If in addition to the essential reasonableness of this proposal, we could also show the Congress that we have got in the GATT tighter balance-of-payments provisions and other limitations which will promote American exports generally and agricultural exports in particular, we would have a very strong basis for persuading the Congress to accept the change in Section 22 involved. With the “normal imports” approach suggested above, we would have a very good chance of getting in our negotiations here the kind of balance-of-payments provisions the Congress would like to see and of avoiding any general opening up of the door to other countries to impose restrictions on agricultural imports from us and others.

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Let us assume, however, that despite the reasonableness of this proposal and despite the fact that it enabled us to get a GATT otherwise highly satisfactory to the Congress, the latter refused to accept any provision in the GATT involving a modification of Section 22. It would seem to me that in such circumstances, we, at worst, might still get our Organization Agreement through the Congress, with some sort of reservation to the effect that acceptance of the Agreement by the Congress is subject to our further renegotiating the GATT so as to give us a free hand with regard to Section 22.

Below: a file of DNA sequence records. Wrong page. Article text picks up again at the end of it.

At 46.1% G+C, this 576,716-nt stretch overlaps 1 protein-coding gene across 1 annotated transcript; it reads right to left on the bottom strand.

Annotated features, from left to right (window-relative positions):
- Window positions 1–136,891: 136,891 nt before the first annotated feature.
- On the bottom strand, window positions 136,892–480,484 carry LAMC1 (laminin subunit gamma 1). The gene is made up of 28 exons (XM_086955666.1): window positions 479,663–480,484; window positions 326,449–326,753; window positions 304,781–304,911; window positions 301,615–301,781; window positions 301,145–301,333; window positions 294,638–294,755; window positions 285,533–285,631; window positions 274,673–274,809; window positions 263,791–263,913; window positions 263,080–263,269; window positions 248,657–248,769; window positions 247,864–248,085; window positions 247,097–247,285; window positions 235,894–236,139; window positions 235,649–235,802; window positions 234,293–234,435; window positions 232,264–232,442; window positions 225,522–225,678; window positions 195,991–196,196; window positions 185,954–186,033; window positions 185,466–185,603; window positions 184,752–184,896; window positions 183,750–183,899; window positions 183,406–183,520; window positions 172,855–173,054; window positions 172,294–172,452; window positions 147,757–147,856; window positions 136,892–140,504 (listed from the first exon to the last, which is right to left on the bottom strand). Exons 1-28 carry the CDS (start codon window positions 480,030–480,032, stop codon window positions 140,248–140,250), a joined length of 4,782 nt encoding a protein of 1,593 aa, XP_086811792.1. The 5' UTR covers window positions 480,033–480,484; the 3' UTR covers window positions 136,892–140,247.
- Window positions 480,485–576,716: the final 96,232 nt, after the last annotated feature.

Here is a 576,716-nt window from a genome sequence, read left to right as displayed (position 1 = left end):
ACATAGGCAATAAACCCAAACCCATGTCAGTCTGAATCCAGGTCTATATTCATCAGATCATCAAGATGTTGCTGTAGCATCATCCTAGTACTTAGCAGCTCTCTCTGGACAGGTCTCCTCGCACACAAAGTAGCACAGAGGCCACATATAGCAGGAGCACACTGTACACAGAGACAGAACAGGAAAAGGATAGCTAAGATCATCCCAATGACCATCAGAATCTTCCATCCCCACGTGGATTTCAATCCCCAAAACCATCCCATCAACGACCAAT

If we did wind up with such a reservation, we could then go back to the Contracting Parties and seek such a provision as we are now attempting to get—and, in my judgment, we could seek such a provision with much better results and under circumstances much more propitious to the achievement of our objectives. If we had such a reservation, we would be coming back to the Contracting Parties after the GATT had already been tightened up in the respects which we desire and after we had approval from the Congress of our Organization Agreement, albeit subject to a reservation.

If you feel there is some merit in the above line of argument, I wonder if it would not be useful for us to discuss the matter with Congressman Cooper and with Senator Gore when he arrives to get their reaction.4

  1. Memorandum addressed also to Vice Chairman Brown.
  2. Under Article XXV, two-thirds of the Contracting Parties to the GATT could waive an obligation imposed upon a Contracting Party but would have the right to prescribe whatever conditions or criteria they desired for the execution of the waiver.
  3. A member of the U.S. Delegation.
  4. Senators Albert Gore (D.–Tenn.) and Frank Carlson (R.–Kans.) and Representatives Jere Cooper (D.–Tenn.) and Richard M. Simpson (R.–Pa.) were members of the U.S. Delegation.